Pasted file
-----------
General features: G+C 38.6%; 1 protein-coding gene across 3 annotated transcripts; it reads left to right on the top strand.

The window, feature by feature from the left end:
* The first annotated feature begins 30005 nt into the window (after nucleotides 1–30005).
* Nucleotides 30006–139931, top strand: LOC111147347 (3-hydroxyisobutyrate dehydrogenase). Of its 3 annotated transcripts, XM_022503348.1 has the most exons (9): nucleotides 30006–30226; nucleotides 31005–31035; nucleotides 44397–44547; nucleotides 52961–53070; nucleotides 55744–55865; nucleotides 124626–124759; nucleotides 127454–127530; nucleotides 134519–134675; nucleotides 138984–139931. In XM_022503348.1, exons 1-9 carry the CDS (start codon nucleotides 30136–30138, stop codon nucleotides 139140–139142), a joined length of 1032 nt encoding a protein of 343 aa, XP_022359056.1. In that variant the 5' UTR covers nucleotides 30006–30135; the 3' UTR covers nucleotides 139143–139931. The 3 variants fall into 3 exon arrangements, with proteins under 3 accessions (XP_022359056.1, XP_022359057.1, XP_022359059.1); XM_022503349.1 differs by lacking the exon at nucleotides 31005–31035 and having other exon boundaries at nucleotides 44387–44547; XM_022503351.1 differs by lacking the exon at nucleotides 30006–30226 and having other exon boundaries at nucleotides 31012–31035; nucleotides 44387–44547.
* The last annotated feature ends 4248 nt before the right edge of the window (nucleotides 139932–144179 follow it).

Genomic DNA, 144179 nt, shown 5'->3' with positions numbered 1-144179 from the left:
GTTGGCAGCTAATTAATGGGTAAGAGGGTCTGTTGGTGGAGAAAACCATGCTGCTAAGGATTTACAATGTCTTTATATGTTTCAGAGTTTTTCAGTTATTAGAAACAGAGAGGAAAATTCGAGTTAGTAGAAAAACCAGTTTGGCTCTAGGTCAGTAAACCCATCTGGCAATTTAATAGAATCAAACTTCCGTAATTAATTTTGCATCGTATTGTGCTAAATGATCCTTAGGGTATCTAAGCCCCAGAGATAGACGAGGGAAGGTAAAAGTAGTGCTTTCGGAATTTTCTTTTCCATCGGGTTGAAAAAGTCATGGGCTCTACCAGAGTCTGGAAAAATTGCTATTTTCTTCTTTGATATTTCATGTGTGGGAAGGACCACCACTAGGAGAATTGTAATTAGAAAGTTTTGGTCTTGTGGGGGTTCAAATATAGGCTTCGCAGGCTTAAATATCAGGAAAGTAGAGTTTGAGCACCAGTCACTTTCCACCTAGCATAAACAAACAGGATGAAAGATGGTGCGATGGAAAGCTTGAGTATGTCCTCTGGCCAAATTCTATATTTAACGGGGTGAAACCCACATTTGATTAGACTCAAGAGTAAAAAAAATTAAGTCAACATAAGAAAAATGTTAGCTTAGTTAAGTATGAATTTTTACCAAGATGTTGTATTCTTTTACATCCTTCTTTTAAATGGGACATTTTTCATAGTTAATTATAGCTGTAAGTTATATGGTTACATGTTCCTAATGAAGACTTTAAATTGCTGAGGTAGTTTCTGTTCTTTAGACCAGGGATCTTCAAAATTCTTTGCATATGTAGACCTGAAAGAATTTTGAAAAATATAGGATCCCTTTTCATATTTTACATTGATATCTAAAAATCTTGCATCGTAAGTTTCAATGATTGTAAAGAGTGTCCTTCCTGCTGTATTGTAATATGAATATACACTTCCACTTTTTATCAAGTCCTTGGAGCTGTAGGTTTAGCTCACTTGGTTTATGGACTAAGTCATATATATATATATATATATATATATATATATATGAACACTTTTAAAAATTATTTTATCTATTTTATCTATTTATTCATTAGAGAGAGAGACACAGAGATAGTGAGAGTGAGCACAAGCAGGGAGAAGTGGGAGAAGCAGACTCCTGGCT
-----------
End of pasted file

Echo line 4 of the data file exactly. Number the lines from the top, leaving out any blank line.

* Nucleotides 30006–139931, top strand: LOC111147347 (3-hydroxyisobutyrate dehydrogenase). Of its 3 annotated transcripts, XM_022503348.1 has the most exons (9): nucleotides 30006–30226; nucleotides 31005–31035; nucleotides 44397–44547; nucleotides 52961–53070; nucleotides 55744–55865; nucleotides 124626–124759; nucleotides 127454–127530; nucleotides 134519–134675; nucleotides 138984–139931. In XM_022503348.1, exons 1-9 carry the CDS (start codon nucleotides 30136–30138, stop codon nucleotides 139140–139142), a joined length of 1032 nt encoding a protein of 343 aa, XP_022359056.1. In that variant the 5' UTR covers nucleotides 30006–30135; the 3' UTR covers nucleotides 139143–139931. The 3 variants fall into 3 exon arrangements, with proteins under 3 accessions (XP_022359056.1, XP_022359057.1, XP_022359059.1); XM_022503349.1 differs by lacking the exon at nucleotides 31005–31035 and having other exon boundaries at nucleotides 44387–44547; XM_022503351.1 differs by lacking the exon at nucleotides 30006–30226 and having other exon boundaries at nucleotides 31012–31035; nucleotides 44387–44547.